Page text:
“Count your blessings” we tell ourselves, by which we mean “remember to be grateful for each good thing in our lives, each thing that could have been otherwise”. We remember to be grateful for our privileges, for our gifts. We are grateful for those things which came to us, unearned, through inheritance or good luck. We are grateful for those things which resulted from our own work, which doesn’t always guarantee a particular outcome, but this time turned out the way we wanted.
“There is a blessing for almost everything in Judaism. There is a blessing for getting up in the morning, for going to sleep, for eating, for seeing wondrous things, for experiencing new things, for the occurrence of good things, for the unfortunate occurrence of bad things, for hearing the news of someone's death, for seeing someone you have not seen in a long time, for going to the bathroom, for studying Torah, for going on a journey, for fulfilling almost any religious commandment, and for just about everything else in life.“Not all of those are occasions which we would consider a blessing, but blessings are not only the good things that happen in our lives, but the sacred which can be present in the ordinary things, and the hard things too. I have often read from the poetry of Jan Richardson during these challenging times - she writes blessings for hard times, confusing times, even in grief and despair and anger. These are what some would call spiritual blessings, that we receive and know or wish for one another. In her beautiful book "Circle of Grace" Richardson writes:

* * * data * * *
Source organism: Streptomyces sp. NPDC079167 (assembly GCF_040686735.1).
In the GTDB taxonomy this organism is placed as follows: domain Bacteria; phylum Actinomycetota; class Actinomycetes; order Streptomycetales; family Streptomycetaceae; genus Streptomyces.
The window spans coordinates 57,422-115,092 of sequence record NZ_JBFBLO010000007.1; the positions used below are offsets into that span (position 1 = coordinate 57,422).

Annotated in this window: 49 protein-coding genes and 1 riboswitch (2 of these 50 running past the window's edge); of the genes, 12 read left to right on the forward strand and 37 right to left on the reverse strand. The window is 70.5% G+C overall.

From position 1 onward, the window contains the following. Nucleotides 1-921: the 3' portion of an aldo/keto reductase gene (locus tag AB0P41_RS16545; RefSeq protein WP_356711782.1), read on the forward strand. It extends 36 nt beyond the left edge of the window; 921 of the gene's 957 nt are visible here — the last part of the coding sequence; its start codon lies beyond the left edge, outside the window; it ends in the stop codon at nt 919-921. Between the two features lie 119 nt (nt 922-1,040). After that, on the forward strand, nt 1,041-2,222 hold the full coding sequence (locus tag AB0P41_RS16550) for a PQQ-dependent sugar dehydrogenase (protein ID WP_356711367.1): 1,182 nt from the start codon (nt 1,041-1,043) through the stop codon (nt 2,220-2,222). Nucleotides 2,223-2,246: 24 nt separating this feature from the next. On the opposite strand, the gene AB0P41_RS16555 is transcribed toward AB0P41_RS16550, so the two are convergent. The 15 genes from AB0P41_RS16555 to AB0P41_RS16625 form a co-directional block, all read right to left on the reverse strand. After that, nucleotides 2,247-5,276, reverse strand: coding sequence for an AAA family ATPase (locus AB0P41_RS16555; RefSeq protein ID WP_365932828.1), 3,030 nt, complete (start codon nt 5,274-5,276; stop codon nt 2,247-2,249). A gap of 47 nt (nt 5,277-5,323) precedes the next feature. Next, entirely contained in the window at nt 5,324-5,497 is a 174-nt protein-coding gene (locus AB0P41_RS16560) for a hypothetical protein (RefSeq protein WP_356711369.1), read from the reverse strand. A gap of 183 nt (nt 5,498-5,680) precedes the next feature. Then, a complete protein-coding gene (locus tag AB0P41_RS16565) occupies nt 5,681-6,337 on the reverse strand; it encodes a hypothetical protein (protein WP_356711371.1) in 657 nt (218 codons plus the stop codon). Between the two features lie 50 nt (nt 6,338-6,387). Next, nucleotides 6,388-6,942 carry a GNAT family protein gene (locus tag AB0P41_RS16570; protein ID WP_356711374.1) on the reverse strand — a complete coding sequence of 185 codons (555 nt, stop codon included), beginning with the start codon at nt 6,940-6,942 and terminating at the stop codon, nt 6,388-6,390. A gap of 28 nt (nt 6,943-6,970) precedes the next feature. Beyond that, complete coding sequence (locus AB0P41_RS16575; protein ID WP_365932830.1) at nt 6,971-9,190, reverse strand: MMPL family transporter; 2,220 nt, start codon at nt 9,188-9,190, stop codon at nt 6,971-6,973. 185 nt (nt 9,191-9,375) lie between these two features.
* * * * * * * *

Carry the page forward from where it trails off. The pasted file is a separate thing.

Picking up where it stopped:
“I found myself enchanted and compelled by the power of a blessing; how in the space of a few lines, the stuff of pain, grief and death becomes the very substance of hope.” [xiii]Blessings help us to be open to grace, encourage us to stay open to that which we can’t control, but most deeply wish.
“The best blessings awaken our imaginations. In places of difficult, struggle or pain, blessings beckon us to look closely rather than turn away. In such places, they challenge us not to accept how things are but to dream of how they could be transformed. They invite us to discern how God might be calling us to participate in bringing this transformation to pass [xvi-xvii]”
In our congregation, we gave out tiny jars of strawberry preserves, so I invite you now to hold in your hand or in your minds eye a jar of something delicious as you consider...
And when it is time to eat your jelly, imagine your heart and spirit being nourished as well, taste the sweetness of that blessing.
Blessings for the World
What will you do with your gifts?
Choose to bless the world."
Certainly, if you have been in grief and received comfort, if you have been lonely and been blessed with companionship, you may find you also have an increased sense of calling and capacity to notice others who might need that blessing, and some sensitivity in how to pass it along.
Once you have enjoyed the contents of your jar, I invite you , over the summer, to fill up your jar with water from wherever you find yourself, whether that be the kitchen sink, the garden hose, the water cooler at work, or the lake you visited.
I also invite you to imagine filling up your jar with blessings -- to notice, what blessings you are receiving and how do you want to bless the world? In the fall we will gather for our water in-gathering, and bless one another.
As you hold that jar in your hand, I invite you ask your deepest truest self a question we can live into all summer long:
How is each of us is called to bless the world?
How are You called to bless the world?